When I said that I got the worst blood counts of my entire life on Friday, that's because it wasn't today yet. I spent last night in the hospital, was feeling all "yeah! I can do this!," when the AM nurse walked in and said quite nonchalantly, "We got your counts back...etc..etc..and your neutrophils are 37..." (Normal is 1000+; Almost certain death by sneeze is 0). As horrifying as it was, it was also quite funny (in that Joe Pesci Goodfellas "Am I here for your amusement?!" way) because I was hooked up to the heartrate monitor so my rapid stress increase was audible:
"Are you okay?"
"I'm fine, just a little taken aback by the low number." BeepBeepBeepBeepBeepBeepBeepBeep!!!!!
She managed to get me off the cardiac ledge by telling me they see lots of people with really low numbers, so not to worry too much about my sad-assed 37. Regardless of how many people have been at 37 and below, and notwithstanding the nice nurse's attempt to have me not code on her watch, this is clearly not a good development. The one thing I do have going for me is that I have no fever, so at least I'm not sick with only my 37 little immune fighters to do battle. But I'm wearing a mask 24/7 and eating zone bars only for fear of contracting anything at all to change that circumstance.
So I was in the hospital all freaking out, trying to call upon every piece of "don't give up" claptrap to keep my head in the game (the Torah, Ecclesiastes, Tony Robbins, Mr. T, ee cummings, Sergeant Slaughter, you name it), when the doctor walks in and says cheerily, "Well, you're on the launchpad!" I was like, "is that what the citizens of Crazy Doctorland call dying?! What is this man saying to me?!" My confusion was (apparently) apparent when he said, "Launchpad...Launchpad! Going home! Discharge!" To which I replied, "Have you seen my blood counts?" After being reminded that the worst place for a person with no immune system to be is in a hospital, I agreed and started packing up my sh*t post haste.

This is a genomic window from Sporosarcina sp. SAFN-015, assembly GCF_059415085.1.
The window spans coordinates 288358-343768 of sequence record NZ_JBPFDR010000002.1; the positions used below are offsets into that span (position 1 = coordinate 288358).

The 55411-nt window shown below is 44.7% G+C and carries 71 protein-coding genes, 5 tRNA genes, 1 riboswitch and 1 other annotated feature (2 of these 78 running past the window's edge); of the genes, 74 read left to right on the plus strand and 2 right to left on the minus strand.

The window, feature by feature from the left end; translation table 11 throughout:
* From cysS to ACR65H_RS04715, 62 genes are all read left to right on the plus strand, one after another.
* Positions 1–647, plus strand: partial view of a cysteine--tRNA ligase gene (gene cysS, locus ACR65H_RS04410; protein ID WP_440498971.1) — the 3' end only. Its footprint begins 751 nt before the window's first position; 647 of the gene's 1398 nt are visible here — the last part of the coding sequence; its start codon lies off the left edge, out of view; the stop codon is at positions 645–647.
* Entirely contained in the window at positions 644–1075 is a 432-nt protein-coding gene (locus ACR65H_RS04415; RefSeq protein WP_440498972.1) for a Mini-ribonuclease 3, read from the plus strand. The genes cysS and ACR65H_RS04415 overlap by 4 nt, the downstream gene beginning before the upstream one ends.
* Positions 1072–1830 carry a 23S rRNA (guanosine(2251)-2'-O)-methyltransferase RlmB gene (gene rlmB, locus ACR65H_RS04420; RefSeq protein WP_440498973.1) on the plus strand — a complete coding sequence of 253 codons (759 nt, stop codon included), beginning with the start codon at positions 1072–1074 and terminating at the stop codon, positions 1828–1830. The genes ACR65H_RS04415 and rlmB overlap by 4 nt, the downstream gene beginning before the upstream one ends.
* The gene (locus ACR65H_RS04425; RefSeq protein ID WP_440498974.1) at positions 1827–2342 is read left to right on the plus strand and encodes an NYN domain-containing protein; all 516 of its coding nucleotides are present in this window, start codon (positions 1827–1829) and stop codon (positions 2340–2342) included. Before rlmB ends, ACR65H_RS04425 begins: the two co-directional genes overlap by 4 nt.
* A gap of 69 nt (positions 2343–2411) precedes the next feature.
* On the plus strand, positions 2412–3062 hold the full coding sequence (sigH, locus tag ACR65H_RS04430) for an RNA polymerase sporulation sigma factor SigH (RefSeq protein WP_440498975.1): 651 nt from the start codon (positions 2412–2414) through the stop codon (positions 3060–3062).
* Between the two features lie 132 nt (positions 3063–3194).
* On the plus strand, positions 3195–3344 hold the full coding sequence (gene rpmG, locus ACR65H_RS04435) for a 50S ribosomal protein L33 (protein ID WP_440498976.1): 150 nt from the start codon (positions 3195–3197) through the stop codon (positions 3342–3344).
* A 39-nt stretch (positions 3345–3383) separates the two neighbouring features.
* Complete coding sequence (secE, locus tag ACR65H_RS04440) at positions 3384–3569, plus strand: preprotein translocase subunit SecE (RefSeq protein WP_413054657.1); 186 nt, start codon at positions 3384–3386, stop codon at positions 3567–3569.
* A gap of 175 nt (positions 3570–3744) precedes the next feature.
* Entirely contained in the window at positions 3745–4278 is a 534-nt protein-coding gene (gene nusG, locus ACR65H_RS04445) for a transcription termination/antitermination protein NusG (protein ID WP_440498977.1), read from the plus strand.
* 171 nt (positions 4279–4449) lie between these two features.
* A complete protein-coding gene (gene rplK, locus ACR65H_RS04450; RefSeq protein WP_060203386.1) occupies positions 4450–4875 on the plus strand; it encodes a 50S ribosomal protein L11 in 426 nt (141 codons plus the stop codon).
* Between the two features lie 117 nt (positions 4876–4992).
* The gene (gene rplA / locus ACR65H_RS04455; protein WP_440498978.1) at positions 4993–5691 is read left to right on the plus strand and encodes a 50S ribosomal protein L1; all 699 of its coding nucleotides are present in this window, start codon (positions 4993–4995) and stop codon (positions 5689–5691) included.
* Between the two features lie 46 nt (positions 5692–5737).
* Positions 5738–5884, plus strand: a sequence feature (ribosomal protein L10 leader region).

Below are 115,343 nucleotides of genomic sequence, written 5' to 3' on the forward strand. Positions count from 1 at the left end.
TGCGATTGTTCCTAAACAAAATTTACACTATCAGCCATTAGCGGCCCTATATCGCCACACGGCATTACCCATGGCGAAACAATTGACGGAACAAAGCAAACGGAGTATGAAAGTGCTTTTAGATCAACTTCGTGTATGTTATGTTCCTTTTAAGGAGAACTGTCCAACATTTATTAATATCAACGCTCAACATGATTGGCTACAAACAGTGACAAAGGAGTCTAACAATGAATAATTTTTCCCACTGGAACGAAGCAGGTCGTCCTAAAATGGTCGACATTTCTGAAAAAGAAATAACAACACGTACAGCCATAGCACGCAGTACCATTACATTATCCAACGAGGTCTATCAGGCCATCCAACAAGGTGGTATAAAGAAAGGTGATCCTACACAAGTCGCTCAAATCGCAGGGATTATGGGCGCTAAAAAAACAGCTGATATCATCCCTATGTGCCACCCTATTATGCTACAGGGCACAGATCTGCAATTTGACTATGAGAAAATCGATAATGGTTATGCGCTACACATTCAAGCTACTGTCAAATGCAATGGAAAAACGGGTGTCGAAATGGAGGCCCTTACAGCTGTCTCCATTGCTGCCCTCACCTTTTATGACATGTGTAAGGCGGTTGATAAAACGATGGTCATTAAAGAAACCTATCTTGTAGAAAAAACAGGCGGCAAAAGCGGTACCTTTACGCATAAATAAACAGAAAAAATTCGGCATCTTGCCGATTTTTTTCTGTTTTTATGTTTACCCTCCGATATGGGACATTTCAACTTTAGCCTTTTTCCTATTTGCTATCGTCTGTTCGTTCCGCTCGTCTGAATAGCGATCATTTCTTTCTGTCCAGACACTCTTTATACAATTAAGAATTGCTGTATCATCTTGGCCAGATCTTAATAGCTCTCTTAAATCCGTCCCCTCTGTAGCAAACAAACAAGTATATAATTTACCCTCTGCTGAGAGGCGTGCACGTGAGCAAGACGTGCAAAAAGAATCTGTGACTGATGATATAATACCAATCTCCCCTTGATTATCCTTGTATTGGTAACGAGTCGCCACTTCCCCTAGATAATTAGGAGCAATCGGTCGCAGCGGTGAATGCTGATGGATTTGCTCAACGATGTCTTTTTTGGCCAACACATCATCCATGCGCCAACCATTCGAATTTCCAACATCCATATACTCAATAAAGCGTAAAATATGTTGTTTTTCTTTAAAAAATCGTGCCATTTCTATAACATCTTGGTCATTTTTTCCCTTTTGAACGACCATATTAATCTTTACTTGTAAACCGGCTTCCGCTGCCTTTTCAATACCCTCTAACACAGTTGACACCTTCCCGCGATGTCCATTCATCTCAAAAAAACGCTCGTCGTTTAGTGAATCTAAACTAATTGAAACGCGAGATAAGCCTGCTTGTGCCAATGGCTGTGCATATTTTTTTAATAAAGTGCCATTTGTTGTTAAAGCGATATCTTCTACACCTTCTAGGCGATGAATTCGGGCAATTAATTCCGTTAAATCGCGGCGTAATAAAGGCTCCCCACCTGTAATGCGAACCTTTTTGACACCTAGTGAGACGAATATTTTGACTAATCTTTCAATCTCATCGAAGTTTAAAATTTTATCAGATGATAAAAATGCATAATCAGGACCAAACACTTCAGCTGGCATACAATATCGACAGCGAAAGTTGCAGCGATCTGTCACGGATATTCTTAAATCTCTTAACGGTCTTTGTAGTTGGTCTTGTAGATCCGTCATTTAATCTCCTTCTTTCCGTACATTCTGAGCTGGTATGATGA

So I'm home. In my mask. Nervous as all hell, to be honest. Bambina is cool with the mask as long as I let her put her feet on it at bedtime while we sing our night-night songs. I'm sure there's something disparaging in the No Neutrophils Manual about toddler feet on mask exteriors, but I have decided--now that my head is indeed back in the game--that survival means a lot more than just continuing to breathe. It also means living all the days of our lives in a way that is meaningful. And having my Bambina pressed against me--albeit with feet on (admittedly soon-to-be-changed) mask--as I sing her to sleep pretty much sums up what matters to me most. And there are no blood counts that can change that.